A CCTV camera is a different kind of security system and one that needs a different approach if you want to keep your home or business free of unwanted intruders.
Some crime prevention systems make buildings harder to break into, make valuables harder to steal or help keep people free from attack or assault.
Such measures can include walls and fences, locks and bolts, security grilles and shutters, and you will find them in everyday use in shops, offices and homes.
CCTV works differently. Although it has a security function, its primary purpose is perceptual; that is to create the impression in the potential burglar's mind that, if he proceeds, he is very likely to be spotted and caught.
One of the most important consideration when installing a CCTV camera security system is getting good, sound professional advice. Many issues need to be considered for the most efficient use of security cameras such as lighting, lines of sight, viewing angles and proof against vandalism or tampering.
Crown Securities UK Ltd has years of experience in choosing, installing and maintaining CCTV security camera systems in private homes, offices, schools, farms, factories, car parks and other areas.
What's more, we can offer a free assessment what it will and how cheap it can be to improve security at your property – give us a call on 0800 019 1131, and we can arrange a free visit and no-obligation quote
When they first came into use, many CCTV security cameras were, as far as possible, hidden from view. The rationale was to reduce crime by detection rather than prevention.
Hidden security cameras were less likely to be vandalised, and burglars caught in the act and captured on film would increase the arrest and conviction of more criminals.
It soon became apparent that this approach had flaws. Research studies found that although the idea that increased arrest rates lead to reduced crime seems obvious, there is a strong suggestion that precisely the opposite is true: that more frequent arrests make offenders more likely to commit a future crime.
The use of CCTV cameras to catch criminals in the act, use CCTV evidence to convict and thereby reduce crime levels overall was much less useful than at first thought.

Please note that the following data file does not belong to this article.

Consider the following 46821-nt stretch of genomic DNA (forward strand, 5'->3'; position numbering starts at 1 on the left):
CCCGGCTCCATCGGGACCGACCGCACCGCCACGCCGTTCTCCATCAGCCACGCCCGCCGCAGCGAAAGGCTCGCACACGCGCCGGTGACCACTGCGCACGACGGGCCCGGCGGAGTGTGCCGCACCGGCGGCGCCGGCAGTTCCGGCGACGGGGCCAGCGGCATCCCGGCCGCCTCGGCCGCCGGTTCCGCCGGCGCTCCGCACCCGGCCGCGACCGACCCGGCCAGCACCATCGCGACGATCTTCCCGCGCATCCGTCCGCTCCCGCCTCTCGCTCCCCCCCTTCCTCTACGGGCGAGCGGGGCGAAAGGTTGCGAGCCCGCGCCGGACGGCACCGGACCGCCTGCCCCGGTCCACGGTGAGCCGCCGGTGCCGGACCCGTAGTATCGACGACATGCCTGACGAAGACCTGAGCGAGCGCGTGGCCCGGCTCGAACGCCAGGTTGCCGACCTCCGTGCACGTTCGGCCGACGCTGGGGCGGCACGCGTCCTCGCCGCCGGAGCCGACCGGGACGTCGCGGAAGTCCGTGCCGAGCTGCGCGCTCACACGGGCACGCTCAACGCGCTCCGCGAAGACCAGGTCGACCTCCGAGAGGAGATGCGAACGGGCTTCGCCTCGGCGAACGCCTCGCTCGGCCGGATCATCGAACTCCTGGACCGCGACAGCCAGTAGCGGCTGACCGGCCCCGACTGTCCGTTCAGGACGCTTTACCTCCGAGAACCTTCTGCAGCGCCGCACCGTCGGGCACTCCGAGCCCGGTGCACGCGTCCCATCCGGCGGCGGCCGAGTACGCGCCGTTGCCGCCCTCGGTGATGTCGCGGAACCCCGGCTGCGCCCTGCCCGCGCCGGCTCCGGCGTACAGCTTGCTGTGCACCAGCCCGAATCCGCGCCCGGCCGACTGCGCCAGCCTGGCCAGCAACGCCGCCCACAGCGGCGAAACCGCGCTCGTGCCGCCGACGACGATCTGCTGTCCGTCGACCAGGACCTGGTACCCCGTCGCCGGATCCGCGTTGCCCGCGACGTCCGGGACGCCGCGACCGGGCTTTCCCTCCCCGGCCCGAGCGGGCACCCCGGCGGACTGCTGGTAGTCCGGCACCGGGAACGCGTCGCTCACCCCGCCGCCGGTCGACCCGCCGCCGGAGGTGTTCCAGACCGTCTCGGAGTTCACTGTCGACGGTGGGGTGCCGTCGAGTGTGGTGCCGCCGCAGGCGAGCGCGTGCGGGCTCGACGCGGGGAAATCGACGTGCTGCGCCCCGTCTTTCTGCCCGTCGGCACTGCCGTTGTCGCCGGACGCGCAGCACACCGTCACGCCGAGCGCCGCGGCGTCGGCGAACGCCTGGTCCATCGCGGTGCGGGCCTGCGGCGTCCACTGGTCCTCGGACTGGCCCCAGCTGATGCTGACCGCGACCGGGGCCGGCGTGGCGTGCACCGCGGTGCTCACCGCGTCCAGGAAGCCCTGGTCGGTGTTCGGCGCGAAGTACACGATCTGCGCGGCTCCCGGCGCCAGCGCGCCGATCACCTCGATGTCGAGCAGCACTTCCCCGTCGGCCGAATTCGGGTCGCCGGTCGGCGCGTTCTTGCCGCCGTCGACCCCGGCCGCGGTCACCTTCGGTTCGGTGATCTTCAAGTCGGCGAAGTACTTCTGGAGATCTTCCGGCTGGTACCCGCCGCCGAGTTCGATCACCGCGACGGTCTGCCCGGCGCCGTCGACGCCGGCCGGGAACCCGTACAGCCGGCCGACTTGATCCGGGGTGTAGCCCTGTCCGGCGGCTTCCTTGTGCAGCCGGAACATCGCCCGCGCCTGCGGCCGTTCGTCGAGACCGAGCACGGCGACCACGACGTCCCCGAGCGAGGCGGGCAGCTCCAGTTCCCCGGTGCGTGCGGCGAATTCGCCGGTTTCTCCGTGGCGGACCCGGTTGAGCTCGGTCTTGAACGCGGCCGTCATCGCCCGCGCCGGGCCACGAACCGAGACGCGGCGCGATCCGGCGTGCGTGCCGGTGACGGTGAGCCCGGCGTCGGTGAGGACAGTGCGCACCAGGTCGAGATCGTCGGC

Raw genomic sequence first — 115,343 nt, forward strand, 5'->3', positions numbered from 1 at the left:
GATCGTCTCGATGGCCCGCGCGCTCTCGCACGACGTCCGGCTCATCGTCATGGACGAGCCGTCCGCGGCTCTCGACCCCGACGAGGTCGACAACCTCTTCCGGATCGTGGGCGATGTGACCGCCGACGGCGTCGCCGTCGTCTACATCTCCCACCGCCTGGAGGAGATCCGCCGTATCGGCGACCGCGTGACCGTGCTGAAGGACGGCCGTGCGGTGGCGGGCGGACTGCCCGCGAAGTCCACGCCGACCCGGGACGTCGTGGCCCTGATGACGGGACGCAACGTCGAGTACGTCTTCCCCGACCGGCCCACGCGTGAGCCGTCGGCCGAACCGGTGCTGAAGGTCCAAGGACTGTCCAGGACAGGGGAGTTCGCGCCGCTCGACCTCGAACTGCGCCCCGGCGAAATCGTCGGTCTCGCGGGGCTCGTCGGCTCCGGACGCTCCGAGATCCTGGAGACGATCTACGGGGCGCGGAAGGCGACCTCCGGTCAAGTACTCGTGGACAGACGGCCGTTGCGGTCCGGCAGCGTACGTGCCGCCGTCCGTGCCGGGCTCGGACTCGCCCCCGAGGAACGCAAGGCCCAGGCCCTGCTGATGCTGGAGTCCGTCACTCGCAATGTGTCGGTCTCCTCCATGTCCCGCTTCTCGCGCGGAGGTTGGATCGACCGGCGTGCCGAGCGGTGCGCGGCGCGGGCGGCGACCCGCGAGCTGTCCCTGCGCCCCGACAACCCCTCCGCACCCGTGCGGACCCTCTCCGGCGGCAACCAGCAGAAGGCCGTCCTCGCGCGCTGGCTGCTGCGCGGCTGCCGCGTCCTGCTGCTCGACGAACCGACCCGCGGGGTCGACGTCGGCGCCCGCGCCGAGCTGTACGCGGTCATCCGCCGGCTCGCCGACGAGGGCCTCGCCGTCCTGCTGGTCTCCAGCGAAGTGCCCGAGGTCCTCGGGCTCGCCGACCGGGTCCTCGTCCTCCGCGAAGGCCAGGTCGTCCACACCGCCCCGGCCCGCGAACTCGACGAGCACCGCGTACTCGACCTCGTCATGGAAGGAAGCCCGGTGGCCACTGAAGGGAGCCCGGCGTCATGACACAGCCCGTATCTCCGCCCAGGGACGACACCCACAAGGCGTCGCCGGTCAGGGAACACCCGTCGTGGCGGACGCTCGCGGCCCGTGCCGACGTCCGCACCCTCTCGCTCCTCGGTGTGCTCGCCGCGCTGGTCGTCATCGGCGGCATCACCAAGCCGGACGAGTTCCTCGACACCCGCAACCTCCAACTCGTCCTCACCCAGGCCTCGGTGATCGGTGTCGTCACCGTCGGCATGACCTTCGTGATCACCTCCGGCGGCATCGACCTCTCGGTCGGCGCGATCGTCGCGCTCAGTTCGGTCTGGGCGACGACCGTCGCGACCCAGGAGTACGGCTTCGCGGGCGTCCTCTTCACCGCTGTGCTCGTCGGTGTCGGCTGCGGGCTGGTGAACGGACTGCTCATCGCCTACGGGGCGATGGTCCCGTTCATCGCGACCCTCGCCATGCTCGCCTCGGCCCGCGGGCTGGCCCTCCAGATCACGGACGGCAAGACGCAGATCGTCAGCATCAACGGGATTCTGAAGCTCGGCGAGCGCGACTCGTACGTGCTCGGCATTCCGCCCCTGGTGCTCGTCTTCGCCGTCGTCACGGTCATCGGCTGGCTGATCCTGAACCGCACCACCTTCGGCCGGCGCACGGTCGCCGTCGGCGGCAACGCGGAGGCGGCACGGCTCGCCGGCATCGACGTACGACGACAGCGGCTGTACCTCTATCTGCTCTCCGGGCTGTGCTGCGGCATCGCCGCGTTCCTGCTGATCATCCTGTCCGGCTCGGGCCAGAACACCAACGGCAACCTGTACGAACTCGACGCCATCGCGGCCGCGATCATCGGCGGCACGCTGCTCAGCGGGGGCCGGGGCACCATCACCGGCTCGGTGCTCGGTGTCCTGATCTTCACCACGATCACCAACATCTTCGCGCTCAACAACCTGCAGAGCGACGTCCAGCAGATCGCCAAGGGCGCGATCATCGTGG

Much depends on the effectiveness of police response times, the type of offence being tackled and the ability of criminals to adapt.
It soon became apparent that CCTV could be a far more significant deterrent if cameras were visible and even publicised. This approach also has its problems.
To be effective, potential burglars must be aware of the camera's presence; the camera must be vandal proof and the criminal must believe that the CCTV present a real risk of capture.
Studies have found, however, that almost half of people questioned were unaware of more than 30 CCTV cameras erected in a city centre even after a massive publicity campaign.
The use of CCTV cameras pose a real risk of capture but also assumes that potential offenders will behave rationally. There is evidence that those under the influence of alcohol or drugs may not notice, care or register that a camera is in the area.
Despite these caveats, there is no doubt that a highly visible CCTV security camera system can bring some clear benefits.
Numerous studies have found that cameras can reduce the fear of crime in CCTV controlled areas, although only amongst those who are aware that cameras are in place.
Despite mixed findings on the effectiveness of reducing crime, CCTV still plays a significant role in detection with numerous examples of camera tapes being used to secure court convictions.
CCTV cameras can also be used in homes, offices or factories to monitor the flow of people, help determine false alarms. There is also growing evidence of the 'diffuse' benefits from installing CCTV. Potential burglars don't know the power and capability of a highly visible camera.
The erection of a camera can prompt neighbours to become more security conscious. An area becomes 'known' amongst criminals to have a high level of protection.